In the final act of the book, the argument that collateral damage depends upon a central legitimised authority, be it the State or God, is solidified and explored. When discussing authority, Rosén turns to the dichotomy of public vs private organised violence. He does this through an examination of the case of the Ford Pinto, whereby the car’s defective fuel system led to the largest recall in automotive history in the 1970s due to related fatalities and injuries. Rosén explores the public perception of the role of private companies in identifying forms of collateral damage, as opposed to this being determined by centralised government. He writes that there is an obsession with the monopoly of force in the hands of the state, which ‘prevents us from seeing clearly what is actually at stake in the privatisation of violent force which is, essentially, a Judeo-Christian vision of centralised authority, including the connection between authority and the claim to collateral damage’ (139). This argument is rounded out through a fair discussion on mercenaries throughout the centuries, and private military services as they are used contemporarily.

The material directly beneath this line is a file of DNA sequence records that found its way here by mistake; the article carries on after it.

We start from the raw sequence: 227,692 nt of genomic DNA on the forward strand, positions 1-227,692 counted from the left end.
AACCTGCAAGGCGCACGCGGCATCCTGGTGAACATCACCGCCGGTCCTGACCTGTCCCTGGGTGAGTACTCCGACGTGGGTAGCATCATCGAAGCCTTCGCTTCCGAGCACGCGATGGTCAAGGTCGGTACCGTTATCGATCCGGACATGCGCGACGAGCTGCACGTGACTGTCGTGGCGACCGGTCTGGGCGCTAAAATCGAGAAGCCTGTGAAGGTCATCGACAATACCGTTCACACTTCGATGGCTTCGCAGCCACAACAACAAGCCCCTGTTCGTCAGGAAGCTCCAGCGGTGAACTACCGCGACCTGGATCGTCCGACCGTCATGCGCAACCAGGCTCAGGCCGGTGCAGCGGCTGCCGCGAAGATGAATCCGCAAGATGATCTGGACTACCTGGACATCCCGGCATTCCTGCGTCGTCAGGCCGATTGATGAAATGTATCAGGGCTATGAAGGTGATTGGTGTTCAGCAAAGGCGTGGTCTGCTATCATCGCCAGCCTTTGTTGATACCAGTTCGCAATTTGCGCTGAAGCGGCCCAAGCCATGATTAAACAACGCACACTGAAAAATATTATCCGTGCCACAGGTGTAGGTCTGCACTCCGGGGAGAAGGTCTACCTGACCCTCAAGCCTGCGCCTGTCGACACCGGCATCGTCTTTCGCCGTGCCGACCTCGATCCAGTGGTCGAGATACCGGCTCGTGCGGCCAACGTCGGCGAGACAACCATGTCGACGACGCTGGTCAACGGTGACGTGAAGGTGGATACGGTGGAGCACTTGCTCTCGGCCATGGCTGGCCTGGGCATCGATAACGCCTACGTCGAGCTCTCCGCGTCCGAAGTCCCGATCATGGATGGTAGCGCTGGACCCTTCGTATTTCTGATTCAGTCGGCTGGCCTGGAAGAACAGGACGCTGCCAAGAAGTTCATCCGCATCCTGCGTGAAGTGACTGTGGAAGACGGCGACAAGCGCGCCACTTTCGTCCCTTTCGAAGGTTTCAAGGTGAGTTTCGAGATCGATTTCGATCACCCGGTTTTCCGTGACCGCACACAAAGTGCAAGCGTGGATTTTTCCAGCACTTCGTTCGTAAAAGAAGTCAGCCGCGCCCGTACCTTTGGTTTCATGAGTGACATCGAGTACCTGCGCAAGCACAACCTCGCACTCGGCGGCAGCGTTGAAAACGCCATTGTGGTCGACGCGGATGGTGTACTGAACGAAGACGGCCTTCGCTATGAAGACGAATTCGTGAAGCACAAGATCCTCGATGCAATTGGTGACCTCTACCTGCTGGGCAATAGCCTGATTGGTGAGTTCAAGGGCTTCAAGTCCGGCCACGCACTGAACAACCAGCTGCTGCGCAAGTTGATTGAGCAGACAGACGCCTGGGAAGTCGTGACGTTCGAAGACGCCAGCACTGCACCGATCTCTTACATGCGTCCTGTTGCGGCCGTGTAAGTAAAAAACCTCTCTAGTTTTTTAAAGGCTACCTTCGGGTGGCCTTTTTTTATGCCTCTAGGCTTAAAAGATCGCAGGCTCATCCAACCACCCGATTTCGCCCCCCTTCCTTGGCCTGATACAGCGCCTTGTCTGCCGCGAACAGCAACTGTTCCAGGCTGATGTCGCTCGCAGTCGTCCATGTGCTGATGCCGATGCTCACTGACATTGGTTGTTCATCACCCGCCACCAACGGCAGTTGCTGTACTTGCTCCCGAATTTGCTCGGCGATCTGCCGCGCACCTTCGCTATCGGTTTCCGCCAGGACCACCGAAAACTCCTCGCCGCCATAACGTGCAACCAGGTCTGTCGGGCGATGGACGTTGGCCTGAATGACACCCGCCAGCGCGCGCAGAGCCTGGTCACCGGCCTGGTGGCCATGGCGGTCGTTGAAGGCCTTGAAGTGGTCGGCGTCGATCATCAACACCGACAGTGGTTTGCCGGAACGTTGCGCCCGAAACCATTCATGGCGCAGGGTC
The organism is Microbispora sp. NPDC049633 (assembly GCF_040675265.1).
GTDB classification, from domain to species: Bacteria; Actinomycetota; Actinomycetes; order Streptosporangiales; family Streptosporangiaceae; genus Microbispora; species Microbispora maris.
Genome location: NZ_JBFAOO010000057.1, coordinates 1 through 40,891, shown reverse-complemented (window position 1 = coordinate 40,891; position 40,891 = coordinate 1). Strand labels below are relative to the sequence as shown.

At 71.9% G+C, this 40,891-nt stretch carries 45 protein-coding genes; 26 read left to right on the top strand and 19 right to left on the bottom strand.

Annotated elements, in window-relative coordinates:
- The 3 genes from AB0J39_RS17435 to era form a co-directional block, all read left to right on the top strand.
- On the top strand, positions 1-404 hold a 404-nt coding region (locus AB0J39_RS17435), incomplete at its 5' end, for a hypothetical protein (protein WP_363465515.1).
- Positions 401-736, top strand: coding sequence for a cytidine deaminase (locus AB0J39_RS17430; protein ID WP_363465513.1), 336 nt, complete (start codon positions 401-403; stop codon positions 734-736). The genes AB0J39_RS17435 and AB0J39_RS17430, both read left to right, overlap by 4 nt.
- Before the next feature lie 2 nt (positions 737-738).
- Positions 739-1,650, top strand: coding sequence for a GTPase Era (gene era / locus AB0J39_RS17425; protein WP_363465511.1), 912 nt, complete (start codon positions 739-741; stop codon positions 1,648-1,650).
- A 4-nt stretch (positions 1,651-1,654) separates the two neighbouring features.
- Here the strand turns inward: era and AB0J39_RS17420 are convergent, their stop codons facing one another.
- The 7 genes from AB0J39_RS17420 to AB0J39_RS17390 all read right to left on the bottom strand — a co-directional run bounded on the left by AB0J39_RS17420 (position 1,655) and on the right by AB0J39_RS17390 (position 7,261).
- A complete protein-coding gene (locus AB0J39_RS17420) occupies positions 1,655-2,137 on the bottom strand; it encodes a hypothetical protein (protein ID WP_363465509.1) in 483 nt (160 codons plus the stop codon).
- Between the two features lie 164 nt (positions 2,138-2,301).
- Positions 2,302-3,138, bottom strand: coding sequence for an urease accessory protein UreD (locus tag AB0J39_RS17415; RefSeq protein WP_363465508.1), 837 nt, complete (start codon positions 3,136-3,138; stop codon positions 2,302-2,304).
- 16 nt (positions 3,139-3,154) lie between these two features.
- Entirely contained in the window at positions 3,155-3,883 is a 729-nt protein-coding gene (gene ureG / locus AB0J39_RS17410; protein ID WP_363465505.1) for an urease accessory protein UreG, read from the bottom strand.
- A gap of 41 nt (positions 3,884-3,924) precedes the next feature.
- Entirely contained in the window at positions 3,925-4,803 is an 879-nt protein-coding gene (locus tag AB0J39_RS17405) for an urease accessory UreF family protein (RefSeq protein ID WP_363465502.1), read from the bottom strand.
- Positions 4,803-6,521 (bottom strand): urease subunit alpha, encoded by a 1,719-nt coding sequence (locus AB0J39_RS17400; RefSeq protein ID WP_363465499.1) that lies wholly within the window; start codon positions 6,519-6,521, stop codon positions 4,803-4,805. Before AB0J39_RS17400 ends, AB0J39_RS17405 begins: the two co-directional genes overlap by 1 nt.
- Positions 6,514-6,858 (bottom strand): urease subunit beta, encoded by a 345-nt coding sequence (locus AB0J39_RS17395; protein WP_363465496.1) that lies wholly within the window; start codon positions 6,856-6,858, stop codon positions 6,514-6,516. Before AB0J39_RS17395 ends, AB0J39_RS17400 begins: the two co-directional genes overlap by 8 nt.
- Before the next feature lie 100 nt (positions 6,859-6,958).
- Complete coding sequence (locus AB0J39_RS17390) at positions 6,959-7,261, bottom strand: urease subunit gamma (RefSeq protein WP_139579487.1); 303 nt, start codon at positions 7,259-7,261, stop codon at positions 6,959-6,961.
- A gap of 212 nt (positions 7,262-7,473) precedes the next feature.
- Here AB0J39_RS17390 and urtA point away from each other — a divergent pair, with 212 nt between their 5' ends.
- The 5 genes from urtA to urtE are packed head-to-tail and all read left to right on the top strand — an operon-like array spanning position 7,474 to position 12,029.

While sections of Collateral Damage may be esoteric, it is indeed a very interesting and intellectually engaging work. This book will be of interest to those in law, politics, policy, human rights, philosophy, theology and history, among other disciplines. It is also of the utmost importance to those whose lives may be viewed through the lens of collateral damage, and to those who are part of the authority that determines these lives. Rosén’s work provides us with a much-needed point of departure from other discussions of the subject. As he aptly notes, when it comes to collateral damage, ‘[w]e are talking about severe physical sensation, humans decomposing in raw pain. Not a social construction.’
Alexis Bushnell has an LLM in Humanitarian Law and Peace Support Operations from the Irish Centre for Human Rights. She recently completed her Doctorate with the Irish Centre for Human Rights in International Human Rights Law. Her research is sociolegal, and interrogates international and domestic legal architecture that influence spaces of violence and exclusion, focusing on refugee camps. She has taught at the National University of Ireland on Art and Literature in Human Rights Advocacy and works on issues relating to refugee law, architecture and space and private security firms in international law. Read more reviews by Alexis Bushnell.
Note: This review gives the views of the author, and not the position of the LSE Review of Books blog, or of the London School of Economics.